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An excerpt from www.HouseOfNames.com archives copyright © 2000 - 2017

Origins Available: Irish, Scottish


The original Gaelic form of Gilind was O Giollain, from the word "giolla," which means "lad."

Gilind Early Origins



The surname Gilind was first found in County Donegal (Irish: Dún na nGall), northwest Ireland in the province of Ulster, sometimes referred to as County Tyrconnel, where they held a family seat from ancient times.

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Gilind Spelling Variations


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Gilind Spelling Variations



During the Middle Ages, a standardized literary language known by the general population of Ireland was a thing of fiction. When a person's name was recorded by one of the few literate scribes, it was up that particular scribe to decide how to spell an individual's name. So a person could have several spelling variations of his name recorded during a single lifetime. Research into the name Gilind revealed many variations, including Gillan, Gillinan, Gillen, Gillon, Gillfinan, Gillion and many more.

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Gilind Early History


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Gilind Early History



This web page shows only a small excerpt of our Gilind research. Another 171 words (12 lines of text) are included under the topic Early Gilind History in all our PDF Extended History products and printed products wherever possible.

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Gilind Early Notables (pre 1700)


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Gilind Early Notables (pre 1700)



More information is included under the topic Early Gilind Notables in all our PDF Extended History products and printed products wherever possible.

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The Great Migration


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The Great Migration



In the 18th and 19th centuries, thousands of Irish families fled an Ireland that was forcibly held through by England through its imperialistic policies. A large portion of these families crossed the Atlantic to the shores of North America. The fate of these families depended on when they immigrated and the political allegiances they showed after they arrived. Settlers that arrived before the American War of Independence may have moved north to Canada at the war's conclusion as United Empire Loyalists. Such Loyalists were granted land along the St. Lawrence River and the Niagara Peninsula. Those that fought for the revolution occasionally gained the land that the fleeing Loyalist vacated. After this period, free land and an agrarian lifestyle were not so easy to come by in the East. So when seemingly innumerable Irish immigrants arrived during the Great Potato Famine of the late 1840s, free land for all was out of the question. These settlers were instead put to work building railroads, coal mines, bridges, and canals. Whenever they came, Irish settlers made an inestimable contribution to the building of the New World. Early North American immigration records have revealed a number of people bearing the Irish name Gilind or a variant listed above, including: Hugh and Jane Gillan who settled in New York State in 1823; James Gillan settled in New York in 1803; John, Patrick, Thomas and William Gillan settled in Philadelphia between 1840 and 1860.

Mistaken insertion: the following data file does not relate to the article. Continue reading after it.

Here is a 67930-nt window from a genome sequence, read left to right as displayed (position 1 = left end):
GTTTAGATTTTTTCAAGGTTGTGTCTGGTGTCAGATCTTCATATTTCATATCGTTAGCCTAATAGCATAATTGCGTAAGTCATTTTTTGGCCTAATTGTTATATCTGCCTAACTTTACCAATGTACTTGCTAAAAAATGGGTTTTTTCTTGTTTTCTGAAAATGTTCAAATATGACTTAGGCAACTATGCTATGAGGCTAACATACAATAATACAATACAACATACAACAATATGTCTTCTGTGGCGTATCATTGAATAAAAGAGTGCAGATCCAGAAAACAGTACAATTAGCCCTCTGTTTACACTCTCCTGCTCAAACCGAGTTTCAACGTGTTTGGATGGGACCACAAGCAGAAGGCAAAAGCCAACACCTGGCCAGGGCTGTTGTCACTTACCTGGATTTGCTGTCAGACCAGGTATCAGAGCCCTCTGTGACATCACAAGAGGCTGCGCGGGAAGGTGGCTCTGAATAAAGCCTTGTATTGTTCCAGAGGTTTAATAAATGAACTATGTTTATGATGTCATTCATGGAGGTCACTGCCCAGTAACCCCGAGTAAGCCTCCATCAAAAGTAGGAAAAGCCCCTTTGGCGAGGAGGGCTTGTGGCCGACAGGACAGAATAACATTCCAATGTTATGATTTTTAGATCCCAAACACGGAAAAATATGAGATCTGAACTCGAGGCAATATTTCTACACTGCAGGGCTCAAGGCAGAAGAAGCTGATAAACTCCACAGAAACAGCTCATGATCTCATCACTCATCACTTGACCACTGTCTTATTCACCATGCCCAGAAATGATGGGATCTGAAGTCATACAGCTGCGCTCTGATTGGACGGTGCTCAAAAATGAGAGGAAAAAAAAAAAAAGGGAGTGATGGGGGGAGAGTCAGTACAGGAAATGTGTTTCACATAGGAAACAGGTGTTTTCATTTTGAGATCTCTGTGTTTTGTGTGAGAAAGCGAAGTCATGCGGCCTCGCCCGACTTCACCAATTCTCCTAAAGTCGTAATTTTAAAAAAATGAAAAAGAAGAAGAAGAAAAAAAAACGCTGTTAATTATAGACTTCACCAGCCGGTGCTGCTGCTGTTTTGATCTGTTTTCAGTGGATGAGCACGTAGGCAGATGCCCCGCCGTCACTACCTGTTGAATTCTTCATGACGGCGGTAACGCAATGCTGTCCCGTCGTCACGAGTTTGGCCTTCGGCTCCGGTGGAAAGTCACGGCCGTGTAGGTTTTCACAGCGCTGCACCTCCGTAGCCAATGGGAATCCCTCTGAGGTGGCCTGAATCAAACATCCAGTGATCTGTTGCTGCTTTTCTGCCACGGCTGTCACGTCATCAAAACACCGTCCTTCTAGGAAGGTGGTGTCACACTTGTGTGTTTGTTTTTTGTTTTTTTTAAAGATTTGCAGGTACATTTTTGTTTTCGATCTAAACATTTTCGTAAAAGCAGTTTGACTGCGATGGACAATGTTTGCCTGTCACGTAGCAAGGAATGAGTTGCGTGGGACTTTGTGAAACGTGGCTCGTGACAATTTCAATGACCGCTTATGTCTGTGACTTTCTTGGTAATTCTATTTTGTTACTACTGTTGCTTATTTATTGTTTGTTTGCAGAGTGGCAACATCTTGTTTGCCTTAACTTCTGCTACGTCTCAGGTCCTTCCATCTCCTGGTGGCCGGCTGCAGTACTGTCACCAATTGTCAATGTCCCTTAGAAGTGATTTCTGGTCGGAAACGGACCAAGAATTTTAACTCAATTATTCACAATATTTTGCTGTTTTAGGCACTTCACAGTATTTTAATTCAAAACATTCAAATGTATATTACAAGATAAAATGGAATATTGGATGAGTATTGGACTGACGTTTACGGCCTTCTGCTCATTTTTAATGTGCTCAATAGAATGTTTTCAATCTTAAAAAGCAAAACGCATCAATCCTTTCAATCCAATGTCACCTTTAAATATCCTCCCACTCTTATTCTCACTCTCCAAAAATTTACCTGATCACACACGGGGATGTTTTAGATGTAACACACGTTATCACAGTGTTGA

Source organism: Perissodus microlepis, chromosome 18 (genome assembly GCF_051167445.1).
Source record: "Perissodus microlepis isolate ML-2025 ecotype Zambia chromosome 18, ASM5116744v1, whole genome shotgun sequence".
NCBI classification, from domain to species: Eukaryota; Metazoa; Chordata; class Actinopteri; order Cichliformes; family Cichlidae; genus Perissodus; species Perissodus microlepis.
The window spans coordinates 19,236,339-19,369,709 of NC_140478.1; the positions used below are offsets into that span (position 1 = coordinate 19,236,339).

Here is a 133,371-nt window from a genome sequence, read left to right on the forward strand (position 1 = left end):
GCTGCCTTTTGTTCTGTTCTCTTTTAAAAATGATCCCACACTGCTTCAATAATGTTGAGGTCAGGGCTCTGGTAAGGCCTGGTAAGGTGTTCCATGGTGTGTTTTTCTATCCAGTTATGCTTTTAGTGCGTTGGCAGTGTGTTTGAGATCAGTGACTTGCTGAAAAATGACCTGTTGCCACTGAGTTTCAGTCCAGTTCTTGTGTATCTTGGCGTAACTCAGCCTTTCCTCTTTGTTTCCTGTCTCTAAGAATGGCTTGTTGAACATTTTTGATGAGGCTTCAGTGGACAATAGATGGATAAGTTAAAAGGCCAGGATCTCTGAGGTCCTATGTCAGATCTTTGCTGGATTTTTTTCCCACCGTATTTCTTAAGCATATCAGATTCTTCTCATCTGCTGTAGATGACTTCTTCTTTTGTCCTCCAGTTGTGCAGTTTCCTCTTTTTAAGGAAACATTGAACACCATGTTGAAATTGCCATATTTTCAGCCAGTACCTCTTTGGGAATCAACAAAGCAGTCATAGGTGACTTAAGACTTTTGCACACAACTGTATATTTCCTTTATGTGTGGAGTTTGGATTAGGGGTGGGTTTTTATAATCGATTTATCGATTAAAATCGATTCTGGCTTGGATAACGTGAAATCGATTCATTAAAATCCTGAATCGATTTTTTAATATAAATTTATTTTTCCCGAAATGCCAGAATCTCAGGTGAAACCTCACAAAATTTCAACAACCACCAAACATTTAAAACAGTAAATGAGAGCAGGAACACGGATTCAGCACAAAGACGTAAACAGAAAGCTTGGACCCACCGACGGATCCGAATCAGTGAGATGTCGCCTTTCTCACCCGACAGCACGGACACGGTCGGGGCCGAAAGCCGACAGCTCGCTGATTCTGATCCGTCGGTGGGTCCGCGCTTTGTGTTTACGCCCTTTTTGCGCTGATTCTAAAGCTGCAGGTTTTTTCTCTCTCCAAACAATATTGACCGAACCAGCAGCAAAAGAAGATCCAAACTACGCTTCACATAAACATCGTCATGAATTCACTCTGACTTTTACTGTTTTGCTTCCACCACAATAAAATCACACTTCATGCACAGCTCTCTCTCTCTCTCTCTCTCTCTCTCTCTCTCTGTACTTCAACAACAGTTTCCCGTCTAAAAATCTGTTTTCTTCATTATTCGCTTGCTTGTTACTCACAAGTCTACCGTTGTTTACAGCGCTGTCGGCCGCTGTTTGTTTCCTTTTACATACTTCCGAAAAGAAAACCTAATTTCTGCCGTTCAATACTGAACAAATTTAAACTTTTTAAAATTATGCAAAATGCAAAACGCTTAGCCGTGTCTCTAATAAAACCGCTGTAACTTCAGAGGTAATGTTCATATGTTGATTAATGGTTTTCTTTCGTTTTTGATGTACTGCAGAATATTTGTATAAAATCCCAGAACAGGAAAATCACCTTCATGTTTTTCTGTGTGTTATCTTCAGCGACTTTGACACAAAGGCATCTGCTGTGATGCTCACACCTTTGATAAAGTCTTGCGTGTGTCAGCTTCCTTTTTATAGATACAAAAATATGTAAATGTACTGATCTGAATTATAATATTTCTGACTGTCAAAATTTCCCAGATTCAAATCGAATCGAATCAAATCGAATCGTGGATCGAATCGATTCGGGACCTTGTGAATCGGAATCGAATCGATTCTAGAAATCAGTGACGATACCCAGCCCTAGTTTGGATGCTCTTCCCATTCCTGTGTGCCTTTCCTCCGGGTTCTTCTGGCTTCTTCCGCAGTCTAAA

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Gilind Family Crest Products


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Gilind Family Crest Products




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See Also


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See Also




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Citations


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Citations



    Other References

    1. Burke, Sir Bernard. General Armory Of England, Scotland, Ireland and Wales. Ramsbury: Heraldry Today. Print.
    2. Sullivan, Sir Edward. The Book of Kells 3rd Edition. New York: Crescent Books, 1986. Print. (ISBN 0-517-61987-3).
    3. Filby, P. William and Mary K Meyer. Passenger and Immigration Lists Index in Four Volumes. Detroit: Gale Research, 1985. Print. (ISBN 0-8103-1795-8).
    4. Skordas, Guest. Ed. The Early Settlers of Maryland an Index to Names or Immigrants Complied from Records of Land Patents 1633-1680 in the Hall of Records Annapolis, Maryland. Baltimore: Genealogical Publishing Co., 1992. Print.
    5. Robb H. Amanda and Andrew Chesler. Encyclopedia of American Family Names. New York: Haper Collins, 1995. Print. (ISBN 0-06-270075-8).
    6. Best, Hugh. Debrett's Texas Peerage. New York: Coward-McCann, 1983. Print. (ISBN 069811244X).
    7. Tepper, Michael Ed & Elizabeth P. Bentley Transcriber. Passenger Arrivals at the Port of Philadelphia 1800-1819. Baltimore: Genealogical Publishing Co., 1986. Print.
    8. Magnusson, Magnus. Chambers Biographical Dictionary 5th edition. Edinburgh: W & R Chambers, 1990. Print.
    9. Harris, Ruth-Ann and B. Emer O'Keefe. The Search for Missing Friends Irish Immigrant Advertisements Placed in the Boston Pilot Volume II 1851-1853. Boston, MA: New England Historic Genealogical Society, 1991. Print.
    10. Hickey, D.J. and J.E. Doherty. A New Dictionary of Irish History form 1800 2nd Edition. Dublin: Gil & MacMillian, 2003. Print.
    11. ...

    The Gilind Family Crest was acquired from the Houseofnames.com archives. The Gilind Family Crest was drawn according to heraldic standards based on published blazons. We generally include the oldest published family crest once associated with each surname.

    This page was last modified on 27 October 2010 at 13:36.

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